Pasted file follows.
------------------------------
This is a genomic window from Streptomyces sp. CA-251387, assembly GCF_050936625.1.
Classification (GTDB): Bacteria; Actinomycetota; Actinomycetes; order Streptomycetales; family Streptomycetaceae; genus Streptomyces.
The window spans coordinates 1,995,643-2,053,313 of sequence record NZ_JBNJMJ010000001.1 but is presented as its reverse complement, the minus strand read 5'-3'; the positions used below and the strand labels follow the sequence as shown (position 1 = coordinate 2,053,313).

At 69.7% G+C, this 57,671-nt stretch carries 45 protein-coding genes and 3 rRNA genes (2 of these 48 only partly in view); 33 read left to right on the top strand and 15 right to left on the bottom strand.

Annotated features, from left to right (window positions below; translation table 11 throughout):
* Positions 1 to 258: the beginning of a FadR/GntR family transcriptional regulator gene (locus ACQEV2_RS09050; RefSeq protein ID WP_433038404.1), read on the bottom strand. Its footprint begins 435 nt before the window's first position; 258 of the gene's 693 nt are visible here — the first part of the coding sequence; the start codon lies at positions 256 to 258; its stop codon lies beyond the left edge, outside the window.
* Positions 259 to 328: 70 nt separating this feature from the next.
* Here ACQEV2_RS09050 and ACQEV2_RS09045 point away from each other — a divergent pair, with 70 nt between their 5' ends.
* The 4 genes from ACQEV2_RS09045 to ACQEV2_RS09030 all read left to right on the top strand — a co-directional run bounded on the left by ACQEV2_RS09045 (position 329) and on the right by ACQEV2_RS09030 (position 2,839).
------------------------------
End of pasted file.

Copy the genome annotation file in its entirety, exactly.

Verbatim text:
This is a genomic window from Streptomyces sp. CA-251387, assembly GCF_050936625.1.
Classification (GTDB): Bacteria; Actinomycetota; Actinomycetes; order Streptomycetales; family Streptomycetaceae; genus Streptomyces.
The window spans coordinates 1,995,643-2,053,313 of sequence record NZ_JBNJMJ010000001.1 but is presented as its reverse complement, the minus strand read 5'-3'; the positions used below and the strand labels follow the sequence as shown (position 1 = coordinate 2,053,313).

At 69.7% G+C, this 57,671-nt stretch carries 45 protein-coding genes and 3 rRNA genes (2 of these 48 only partly in view); 33 read left to right on the top strand and 15 right to left on the bottom strand.

Annotated features, from left to right (window positions below; translation table 11 throughout):
* Positions 1 to 258: the beginning of a FadR/GntR family transcriptional regulator gene (locus ACQEV2_RS09050; RefSeq protein ID WP_433038404.1), read on the bottom strand. Its footprint begins 435 nt before the window's first position; 258 of the gene's 693 nt are visible here — the first part of the coding sequence; the start codon lies at positions 256 to 258; its stop codon lies beyond the left edge, outside the window.
* Positions 259 to 328: 70 nt separating this feature from the next.
* Here ACQEV2_RS09050 and ACQEV2_RS09045 point away from each other — a divergent pair, with 70 nt between their 5' ends.
* The 4 genes from ACQEV2_RS09045 to ACQEV2_RS09030 all read left to right on the top strand — a co-directional run bounded on the left by ACQEV2_RS09045 (position 329) and on the right by ACQEV2_RS09030 (position 2,839).